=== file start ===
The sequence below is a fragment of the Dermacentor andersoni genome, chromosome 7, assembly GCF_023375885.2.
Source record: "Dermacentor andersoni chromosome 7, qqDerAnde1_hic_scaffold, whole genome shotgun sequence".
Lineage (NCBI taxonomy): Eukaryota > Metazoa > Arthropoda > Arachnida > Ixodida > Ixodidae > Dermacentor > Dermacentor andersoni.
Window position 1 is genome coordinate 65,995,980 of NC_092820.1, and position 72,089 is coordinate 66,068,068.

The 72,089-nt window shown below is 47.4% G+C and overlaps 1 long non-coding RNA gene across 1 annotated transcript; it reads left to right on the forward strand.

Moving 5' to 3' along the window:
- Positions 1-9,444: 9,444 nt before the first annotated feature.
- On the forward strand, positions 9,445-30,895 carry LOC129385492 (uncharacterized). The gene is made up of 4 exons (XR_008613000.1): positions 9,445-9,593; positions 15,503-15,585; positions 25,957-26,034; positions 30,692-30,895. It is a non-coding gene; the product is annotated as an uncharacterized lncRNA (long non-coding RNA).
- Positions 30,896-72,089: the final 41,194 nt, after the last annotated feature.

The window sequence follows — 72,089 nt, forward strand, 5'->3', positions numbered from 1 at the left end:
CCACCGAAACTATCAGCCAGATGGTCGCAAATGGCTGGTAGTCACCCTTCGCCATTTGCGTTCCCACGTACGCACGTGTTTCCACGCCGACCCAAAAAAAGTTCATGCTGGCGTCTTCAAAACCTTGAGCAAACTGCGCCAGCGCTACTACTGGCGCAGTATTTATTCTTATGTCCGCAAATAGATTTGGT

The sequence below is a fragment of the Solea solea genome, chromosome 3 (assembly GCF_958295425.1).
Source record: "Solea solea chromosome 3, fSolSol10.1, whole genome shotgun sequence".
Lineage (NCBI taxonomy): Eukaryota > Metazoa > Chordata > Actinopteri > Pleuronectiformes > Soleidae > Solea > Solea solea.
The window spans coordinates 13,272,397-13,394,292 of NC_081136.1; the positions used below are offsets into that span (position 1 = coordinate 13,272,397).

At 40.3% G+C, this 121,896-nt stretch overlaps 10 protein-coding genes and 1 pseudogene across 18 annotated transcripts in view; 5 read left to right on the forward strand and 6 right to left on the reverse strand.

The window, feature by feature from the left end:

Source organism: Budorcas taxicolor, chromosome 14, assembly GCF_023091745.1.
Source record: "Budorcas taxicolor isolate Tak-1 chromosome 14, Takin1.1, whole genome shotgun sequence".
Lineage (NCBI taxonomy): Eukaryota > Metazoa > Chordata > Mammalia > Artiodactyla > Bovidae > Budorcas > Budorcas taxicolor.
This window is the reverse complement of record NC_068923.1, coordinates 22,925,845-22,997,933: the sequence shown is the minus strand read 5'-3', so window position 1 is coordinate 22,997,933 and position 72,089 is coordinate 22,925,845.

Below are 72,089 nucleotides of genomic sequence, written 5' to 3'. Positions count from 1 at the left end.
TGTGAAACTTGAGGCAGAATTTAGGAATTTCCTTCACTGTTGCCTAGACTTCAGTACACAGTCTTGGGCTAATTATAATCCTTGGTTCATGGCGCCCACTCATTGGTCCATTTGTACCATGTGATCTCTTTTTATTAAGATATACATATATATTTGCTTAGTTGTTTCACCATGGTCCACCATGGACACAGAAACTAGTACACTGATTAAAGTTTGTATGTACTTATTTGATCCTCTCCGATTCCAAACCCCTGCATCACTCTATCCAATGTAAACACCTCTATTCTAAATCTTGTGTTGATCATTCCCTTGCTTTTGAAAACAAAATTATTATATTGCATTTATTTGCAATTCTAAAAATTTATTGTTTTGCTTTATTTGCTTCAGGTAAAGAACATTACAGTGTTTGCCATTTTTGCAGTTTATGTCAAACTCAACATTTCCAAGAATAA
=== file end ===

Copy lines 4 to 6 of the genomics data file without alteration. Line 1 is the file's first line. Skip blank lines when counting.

Window position 1 is genome coordinate 65,995,980 of NC_092820.1, and position 72,089 is coordinate 66,068,068.

The 72,089-nt window shown below is 47.4% G+C and overlaps 1 long non-coding RNA gene across 1 annotated transcript; it reads left to right on the forward strand.

Moving 5' to 3' along the window: